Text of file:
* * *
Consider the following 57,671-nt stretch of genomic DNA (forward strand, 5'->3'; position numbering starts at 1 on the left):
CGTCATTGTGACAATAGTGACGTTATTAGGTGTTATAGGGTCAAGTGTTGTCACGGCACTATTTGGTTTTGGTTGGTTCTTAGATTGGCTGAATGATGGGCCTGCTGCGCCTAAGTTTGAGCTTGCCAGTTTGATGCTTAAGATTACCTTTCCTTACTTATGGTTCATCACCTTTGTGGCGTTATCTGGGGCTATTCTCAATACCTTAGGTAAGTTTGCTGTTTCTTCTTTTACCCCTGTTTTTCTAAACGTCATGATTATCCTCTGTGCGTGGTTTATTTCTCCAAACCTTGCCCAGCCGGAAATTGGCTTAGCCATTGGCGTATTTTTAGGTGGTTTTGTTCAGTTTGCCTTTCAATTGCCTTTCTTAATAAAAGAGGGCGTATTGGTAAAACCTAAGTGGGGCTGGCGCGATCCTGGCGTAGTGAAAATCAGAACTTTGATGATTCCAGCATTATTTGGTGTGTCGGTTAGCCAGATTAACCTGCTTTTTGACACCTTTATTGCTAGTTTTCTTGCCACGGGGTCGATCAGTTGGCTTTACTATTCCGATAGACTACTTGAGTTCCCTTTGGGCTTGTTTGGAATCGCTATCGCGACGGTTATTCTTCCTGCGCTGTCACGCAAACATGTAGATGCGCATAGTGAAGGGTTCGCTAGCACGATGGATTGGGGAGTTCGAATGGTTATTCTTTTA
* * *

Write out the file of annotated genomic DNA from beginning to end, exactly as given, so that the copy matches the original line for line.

Consider the following 57,671-nt stretch of genomic DNA (forward strand, 5'->3'; position numbering starts at 1 on the left):
CGTCATTGTGACAATAGTGACGTTATTAGGTGTTATAGGGTCAAGTGTTGTCACGGCACTATTTGGTTTTGGTTGGTTCTTAGATTGGCTGAATGATGGGCCTGCTGCGCCTAAGTTTGAGCTTGCCAGTTTGATGCTTAAGATTACCTTTCCTTACTTATGGTTCATCACCTTTGTGGCGTTATCTGGGGCTATTCTCAATACCTTAGGTAAGTTTGCTGTTTCTTCTTTTACCCCTGTTTTTCTAAACGTCATGATTATCCTCTGTGCGTGGTTTATTTCTCCAAACCTTGCCCAGCCGGAAATTGGCTTAGCCATTGGCGTATTTTTAGGTGGTTTTGTTCAGTTTGCCTTTCAATTGCCTTTCTTAATAAAAGAGGGCGTATTGGTAAAACCTAAGTGGGGCTGGCGCGATCCTGGCGTAGTGAAAATCAGAACTTTGATGATTCCAGCATTATTTGGTGTGTCGGTTAGCCAGATTAACCTGCTTTTTGACACCTTTATTGCTAGTTTTCTTGCCACGGGGTCGATCAGTTGGCTTTACTATTCCGATAGACTACTTGAGTTCCCTTTGGGCTTGTTTGGAATCGCTATCGCGACGGTTATTCTTCCTGCGCTGTCACGCAAACATGTAGATGCGCATAGTGAAGGGTTCGCTAGCACGATGGATTGGGGAGTTCGAATGGTTATTCTTTTA